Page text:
Now that is a wonderful promise because what God starts, he always finishes. And I sometimes tell people, think about what God has done for you. If he’s done anything, he’s going to bring it to completion. That’s an absolute promise given by God himself. And so it’s important than what we have experienced, becomes a reality in our lives. And that’s what Paul is saying to these Galatians, remember, make memorials. Remember what happened to you. Remember. You remember the time you thought you were going to die and you didn’t? You remember when you thought you were going to fall and somehow God protected you. Do you remember how God intervened in your life, when you thought you couldn’t stop drinking or smoking or doing drugs. The time you couldn’t make the mortgage, but you did. I mean, my wife and I sometimes look at the costs of college and university training in our grandchildren. And we think back in the days when both of our daughters were in college and we didn’t have two dimes to rub together, but they’re out, they’re walking with Christ, they owe nobody anything for going to college, cause we paid it all. And I remember thinking, I can’t do this. There is no way that on a pastor’s salary, I can pay these bills, but we did. I see that happening, all the time. And if I sit and I’m an old guy, if I sit and remember, I’m not big nostalgia, I think that’s like going into a bakery when you’re on a diet, you can’t eat those donuts or that cake. And nostalgia’s kinda like that, man, you can’t go back. The river has changed, every time you step out and step back in and it’s a different river. But I’ve always said, when I’m old and I am now, I’m going to pause and I’m going to think about the past and I’m going to remember God’s faithfulness in our lives. I remember how scared we were when we heard that Jennifer, our newborn baby, our younger daughter was really sick and the doctor said if you know how to pray, pray. And I didn’t. And, I met some people shortly before that and they prayed and God intervened. And I remember what I felt that morning when the doctor said this is miraculous, everything is normal. And I don’t know how that happened. Oh man. I remember that. I remember the church that was dying and nobody gave it any hope and God brought awakening. And you could sense God’s presence in the services of that church. I remember we had never had a missions program and we decided we were going to have a world missions conference. And the problem was that none of us had ever been to a missions conference. So we didn’t know what we were doing, but we decided we were going to do it. I called a missionary statesman in Korea, and I said, Dr. Moffitt, somebody told me you love Jesus and believe the Bible. And if you do in fact love Jesus, and believe the Bible, I’ll send you some money. Dead silence on the other end of the line. And Dr. Sam Moffitt said, that’s the strangest phone call I ever received. And in the pause, the silence after I said that, I said, not only that, if you’ll give me some names of some other missionaries that love Jesus and believe the Bible I’ll send them some money too. That was so, and God provided and the church grew and things changed. And I changed. I could, you know, if I start going down this road, I’m gonna, all I’m going to do is tell you about memories, but those experiences are very important. Part of my job when I was a seminary professor was to tell the students the truth about the church. So many of our students were being chewed up. And so I taught a course on politics and how to deal with conflict in the church and how to be strong and all of that sort of thing. And in order to do that, I had to be really honest about some of the bad stuff these students were going to face when they got in a church. We’re a bunch of porcupines trying to hug each other in the storm. And sometimes it’s really hard, so I told them the bad stuff and I said to them, listen, if it gets so bad, raise your hand and I’ll tell you the good stuff. I’ll tell you my memories and why I’m so glad I was able to serve all those years. And I remember one, one class when I was, man it was scary. I even brought in another pastor to talk about his experiences. And the young man in the front row raised his hand and he said, Dr. Brown, it’s time. So, I put everything aside and I began to talk about the people in the church and their love, the lady who wouldn’t speak up in a meeting, but made cookies for me and told me she was praying for me. The brother who stood with me when everybody was so critical. And then I began to remember and to talk about all of those experiences and you know what happened? And I’m not an emotional person. I got teary eyed. And I said to this students, I’ve got to stop this, this is getting too heavy. And I don’t like to go here. What was happening? God was happening. God’s done that in your life too. He’s given you experiences. And sometimes you forget, in the, in the lives that we live that are so busy with so much stuff. We forget what God has done. He who began a good work in you. Say to God, Lord, I heard Steve say on a broadcast that I need to remember stuff that I may have forgotten. So, would you for, would you fix my rememberer, would you call it to mind those places where you intervened, where you changed things, where you changed me and then get out of the way and be still. That’s kind of what Paul was saying to the church at Galatia. He was saying, he was saying don’t believe all of these lies. And one of the ways you hang tough with the truth is to remember what God has done in your life. Build a pile of memorial stones. Go there and sit and remember. It’ll make a difference. Hey. You think about that. Amen.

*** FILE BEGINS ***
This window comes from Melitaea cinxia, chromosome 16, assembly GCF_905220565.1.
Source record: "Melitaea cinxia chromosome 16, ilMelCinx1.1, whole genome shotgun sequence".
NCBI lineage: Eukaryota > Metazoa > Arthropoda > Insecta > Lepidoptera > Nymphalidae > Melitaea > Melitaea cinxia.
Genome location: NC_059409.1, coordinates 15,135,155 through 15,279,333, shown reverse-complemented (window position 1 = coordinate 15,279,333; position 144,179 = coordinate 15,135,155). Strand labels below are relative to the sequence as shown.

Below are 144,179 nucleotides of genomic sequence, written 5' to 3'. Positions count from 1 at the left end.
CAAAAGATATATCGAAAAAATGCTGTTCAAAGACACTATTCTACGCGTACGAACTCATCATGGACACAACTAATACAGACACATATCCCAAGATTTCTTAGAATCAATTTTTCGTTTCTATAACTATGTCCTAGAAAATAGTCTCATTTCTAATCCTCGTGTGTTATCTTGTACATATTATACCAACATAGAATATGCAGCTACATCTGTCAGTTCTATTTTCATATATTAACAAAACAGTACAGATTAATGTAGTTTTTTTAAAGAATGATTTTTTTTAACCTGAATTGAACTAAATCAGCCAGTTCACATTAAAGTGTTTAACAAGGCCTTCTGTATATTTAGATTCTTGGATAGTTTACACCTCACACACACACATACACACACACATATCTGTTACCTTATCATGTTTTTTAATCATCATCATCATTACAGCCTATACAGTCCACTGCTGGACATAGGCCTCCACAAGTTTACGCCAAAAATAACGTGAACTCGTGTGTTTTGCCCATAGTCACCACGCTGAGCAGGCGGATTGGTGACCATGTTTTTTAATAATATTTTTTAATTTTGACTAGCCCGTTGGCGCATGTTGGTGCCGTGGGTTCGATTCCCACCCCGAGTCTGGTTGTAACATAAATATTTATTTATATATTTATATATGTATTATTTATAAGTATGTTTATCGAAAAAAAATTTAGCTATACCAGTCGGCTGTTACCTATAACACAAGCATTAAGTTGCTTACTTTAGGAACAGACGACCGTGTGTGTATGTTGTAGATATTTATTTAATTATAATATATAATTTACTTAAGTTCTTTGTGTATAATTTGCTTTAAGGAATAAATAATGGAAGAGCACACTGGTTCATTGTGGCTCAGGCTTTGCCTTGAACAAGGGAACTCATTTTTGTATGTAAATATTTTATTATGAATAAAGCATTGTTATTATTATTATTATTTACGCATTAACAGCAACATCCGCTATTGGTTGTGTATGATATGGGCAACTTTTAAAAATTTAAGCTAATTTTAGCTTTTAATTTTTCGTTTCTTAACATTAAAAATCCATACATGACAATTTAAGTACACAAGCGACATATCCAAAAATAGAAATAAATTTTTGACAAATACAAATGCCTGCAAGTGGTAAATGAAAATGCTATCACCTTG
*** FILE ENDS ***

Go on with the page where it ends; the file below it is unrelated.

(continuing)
Matthew Porter:
Thank you Steve. We will continue this journey through Galatians soon, but next week, Steve has invited pastor Zach Van Dyke to join us again. Don’t miss that. And tomorrow it’s Friday Q & A. That’s when Steve and our friend, Pete Alwinson answered the thorny theological questions you’ve sent in, so if you had to name one single issue that constantly hounds you, what would it be? Well for a lot of believers, it would be guilt, but here’s some great news. Jesus’ death paid the debt for all our sins. That means guilt can actually lead us back to Christ to find true and lasting forgiveness. Steve wrote about this in a mini-book called Feeling Guilty? Grace for Your Mistakes. And you can get that mini-book for free, right now, by calling 1-800-KEY-LIFE. That’s 1-800-539-5433. You can also drop an email to [email protected] to ask for that mini-book. By mail, send your request to

Key Life Network